Dubai: You are probably aware that when you apply for a loan or a credit card, the potential creditor checks your credit report and score.
However, there are other situations that also register as a credit check, like a prospective employer performs a background check, or when you check your credit.
When a lender or creditor asks a credit bureau to look at your credit report, that inquiry may get noted as part of your credit history.
Credit checks can be classified into two broad categories, namely ‘hard’ and ‘soft’ inquiries.
In brief: ‘Hard’ and ‘soft’ credit checks
A soft inquiry predominantly occurs in cases where you check your own credit or when a lender or credit card company checks your credit to pre-approve you for an offer.
Although soft inquiries about your credit score happen all the time, hard inquiries into your credit history in most cases won’t happen without your consent.
Here’s what you need to know about these type of checks in detail and the different ways they affect your credit score.
Working behind a hard and soft credit check
When a lender pulls your credit report because you’ve applied for new credit, such as a credit card, a car loan, a home loan or an increase to an existing line of credit, that’s when a hard credit check occurs.
It means that a creditor has requested to look at your credit file to determine how much risk you pose as a borrower. Hard inquiries show up on your credit report and can affect your credit score.
Hard credit checks can affect your credit score because seeking new credit can make you seem like more of a risk to lenders, who may worry about your ability to pay back the debt.
When your credit report is pulled but you haven’t applied for credit, that’s when a soft credit check occurs.
For example: Insurance companies or potential landlords may look at your credit report to assess risk; potential employers may do background checks.
Credit card companies can also pull a soft copy of your credit to service and manage any existing relationships you may have with them. Soft checks do not affect your credit score nor does it show up on your credit report.
Hard credit inquiries don’t hurt your credit score much
The good news is that for most people, the damage from hard checks is minor, usually less than five points off your credit score. One or two credit checks will not significantly harm your credit.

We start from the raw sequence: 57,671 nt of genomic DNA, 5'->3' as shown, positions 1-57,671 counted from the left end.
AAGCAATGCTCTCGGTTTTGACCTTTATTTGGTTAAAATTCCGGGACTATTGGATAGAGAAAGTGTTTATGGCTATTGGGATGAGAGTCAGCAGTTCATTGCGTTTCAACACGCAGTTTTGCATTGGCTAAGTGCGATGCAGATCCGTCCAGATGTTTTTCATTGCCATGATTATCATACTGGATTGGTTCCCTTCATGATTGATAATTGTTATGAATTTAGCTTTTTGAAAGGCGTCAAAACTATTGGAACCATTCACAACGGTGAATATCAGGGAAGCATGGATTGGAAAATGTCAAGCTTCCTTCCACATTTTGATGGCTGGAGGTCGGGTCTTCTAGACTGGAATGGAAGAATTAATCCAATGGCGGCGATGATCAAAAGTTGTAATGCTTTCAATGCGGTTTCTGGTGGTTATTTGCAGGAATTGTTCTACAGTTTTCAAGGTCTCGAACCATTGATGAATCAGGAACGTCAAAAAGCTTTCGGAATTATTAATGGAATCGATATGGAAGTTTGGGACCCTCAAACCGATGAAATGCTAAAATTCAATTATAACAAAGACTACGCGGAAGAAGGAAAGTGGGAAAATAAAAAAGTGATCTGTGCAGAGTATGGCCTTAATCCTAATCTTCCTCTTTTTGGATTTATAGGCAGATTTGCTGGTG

Don’t let concern about credit checks keep you from shopping around for the best deal on auto loans, student loans or mortgages.
Hard credit checks that occur for specific items like these, and that happen within a certain time frame, otherwise known as a ‘rate shopping’ period, are usually treated as a single inquiry.
What is the ‘rate shopping period’ and how does this affect my credit?
The credit rating agencies will group those inquiries, such as from several mortgage lenders if you’re home loan shopping, into a single hard inquiry on your report.
While each lender may use a different formula to calculate a shopping period, banking analysts estimate that it’s typically 14-45 days.
When to be cautious about credit checks
New lines of credit represent only 10 per cent of your credit score, according to multiple research conducted globally, but that doesn’t mean you should rack up hard inquiries without giving it a second thought.
Although credit checks are factored into your credit score for only 12 months, they remain on your credit report for two years.
Credit checks can have a greater impact for someone with a short credit history and few accounts, compared with someone who has a long history and wide range of credit experience.
To a lender reviewing your credit report, many hard credit checks in a short time may indicate higher credit risk because it could appear that you are trying to get a lot of credit quickly. The exception is if you rate shop for a car, student or home loan during a short period.
Drops in your credit score can result in higher interest rates when you borrow, which means you pay more over the life of a loan.
When hard and soft credit checks happen
• Applying for a mortgage
• Applying for an auto loan
• Applying for a credit card
• Checking your own credit
• A lender pre-approving your loan application
• An employer or landlord reviewing your credit report with your permission
When hard inquiries happen instead of soft inquiries
So why do hard inquiries occur instead of soft inquiries? While soft inquiries can occur without your knowledge, such as those pre-approved credit card offers, hard inquiries occur when you apply for a loan and the creditor reviews your credit before granting the loan.
As far as determining whether an inquiry will be hard or soft before it happens, you will likely know when a hard inquiry happens, because you’ll have to give the lender consent.
For example, if you’ve ever bought or leased a car, you were asked to sign a credit report authorisation form as part of the paperwork. By signing this document, you are giving the dealership’s financing department permission to perform a hard credit inquiry.
Verdict: How do I protect my credit?
To keep your credit score healthy, avoid hard checks when you can. Try to say no to those store credit cards offered to you at checkout if they don’t make sense in your larger financial picture.
If you rate shop for a car, student or home loan, it’s best to keep it within a 14- to 45-day window so multiple credit checks are recorded as one.
Also keep an eye on your credit report. If you see a hard check you did not initiate, take action to protect yourself from identity theft.